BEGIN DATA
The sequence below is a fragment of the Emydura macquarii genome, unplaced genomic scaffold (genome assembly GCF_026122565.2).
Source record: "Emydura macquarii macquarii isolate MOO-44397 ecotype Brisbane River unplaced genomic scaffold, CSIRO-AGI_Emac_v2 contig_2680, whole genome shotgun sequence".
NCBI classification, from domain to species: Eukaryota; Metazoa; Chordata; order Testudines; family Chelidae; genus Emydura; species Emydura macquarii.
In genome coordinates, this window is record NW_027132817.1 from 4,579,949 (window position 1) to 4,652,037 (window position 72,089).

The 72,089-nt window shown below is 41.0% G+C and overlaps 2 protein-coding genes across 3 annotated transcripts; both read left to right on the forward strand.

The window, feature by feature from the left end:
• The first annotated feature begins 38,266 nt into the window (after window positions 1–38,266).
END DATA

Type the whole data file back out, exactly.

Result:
The sequence below is a fragment of the Emydura macquarii genome, unplaced genomic scaffold (genome assembly GCF_026122565.2).
Source record: "Emydura macquarii macquarii isolate MOO-44397 ecotype Brisbane River unplaced genomic scaffold, CSIRO-AGI_Emac_v2 contig_2680, whole genome shotgun sequence".
NCBI classification, from domain to species: Eukaryota; Metazoa; Chordata; order Testudines; family Chelidae; genus Emydura; species Emydura macquarii.
In genome coordinates, this window is record NW_027132817.1 from 4,579,949 (window position 1) to 4,652,037 (window position 72,089).

The 72,089-nt window shown below is 41.0% G+C and overlaps 2 protein-coding genes across 3 annotated transcripts; both read left to right on the forward strand.

The window, feature by feature from the left end:
• The first annotated feature begins 38,266 nt into the window (after window positions 1–38,266).